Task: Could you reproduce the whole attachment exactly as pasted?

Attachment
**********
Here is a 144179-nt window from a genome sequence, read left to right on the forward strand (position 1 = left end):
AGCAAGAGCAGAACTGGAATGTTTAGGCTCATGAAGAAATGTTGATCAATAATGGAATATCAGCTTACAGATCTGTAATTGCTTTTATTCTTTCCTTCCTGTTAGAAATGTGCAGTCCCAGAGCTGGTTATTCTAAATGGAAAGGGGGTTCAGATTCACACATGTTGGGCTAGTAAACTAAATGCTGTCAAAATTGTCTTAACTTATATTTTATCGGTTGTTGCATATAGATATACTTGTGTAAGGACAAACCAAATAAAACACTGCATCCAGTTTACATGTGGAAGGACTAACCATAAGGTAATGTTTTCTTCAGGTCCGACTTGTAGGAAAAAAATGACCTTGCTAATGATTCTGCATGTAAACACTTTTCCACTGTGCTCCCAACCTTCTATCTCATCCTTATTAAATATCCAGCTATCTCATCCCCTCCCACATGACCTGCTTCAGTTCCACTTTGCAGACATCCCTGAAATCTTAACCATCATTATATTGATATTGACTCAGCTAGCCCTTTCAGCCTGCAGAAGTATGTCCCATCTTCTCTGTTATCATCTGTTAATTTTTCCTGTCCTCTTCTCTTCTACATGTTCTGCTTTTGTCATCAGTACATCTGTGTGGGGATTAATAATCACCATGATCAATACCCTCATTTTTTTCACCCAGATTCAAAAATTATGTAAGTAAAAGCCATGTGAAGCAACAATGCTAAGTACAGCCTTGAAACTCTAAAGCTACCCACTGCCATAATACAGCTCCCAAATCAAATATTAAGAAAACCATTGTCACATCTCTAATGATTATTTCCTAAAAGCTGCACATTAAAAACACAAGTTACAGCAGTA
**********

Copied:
Here is a 144179-nt window from a genome sequence, read left to right on the forward strand (position 1 = left end):
AGCAAGAGCAGAACTGGAATGTTTAGGCTCATGAAGAAATGTTGATCAATAATGGAATATCAGCTTACAGATCTGTAATTGCTTTTATTCTTTCCTTCCTGTTAGAAATGTGCAGTCCCAGAGCTGGTTATTCTAAATGGAAAGGGGGTTCAGATTCACACATGTTGGGCTAGTAAACTAAATGCTGTCAAAATTGTCTTAACTTATATTTTATCGGTTGTTGCATATAGATATACTTGTGTAAGGACAAACCAAATAAAACACTGCATCCAGTTTACATGTGGAAGGACTAACCATAAGGTAATGTTTTCTTCAGGTCCGACTTGTAGGAAAAAAATGACCTTGCTAATGATTCTGCATGTAAACACTTTTCCACTGTGCTCCCAACCTTCTATCTCATCCTTATTAAATATCCAGCTATCTCATCCCCTCCCACATGACCTGCTTCAGTTCCACTTTGCAGACATCCCTGAAATCTTAACCATCATTATATTGATATTGACTCAGCTAGCCCTTTCAGCCTGCAGAAGTATGTCCCATCTTCTCTGTTATCATCTGTTAATTTTTCCTGTCCTCTTCTCTTCTACATGTTCTGCTTTTGTCATCAGTACATCTGTGTGGGGATTAATAATCACCATGATCAATACCCTCATTTTTTTCACCCAGATTCAAAAATTATGTAAGTAAAAGCCATGTGAAGCAACAATGCTAAGTACAGCCTTGAAACTCTAAAGCTACCCACTGCCATAATACAGCTCCCAAATCAAATATTAAGAAAACCATTGTCACATCTCTAATGATTATTTCCTAAAAGCTGCACATTAAAAACACAAGTTACAGCAGTA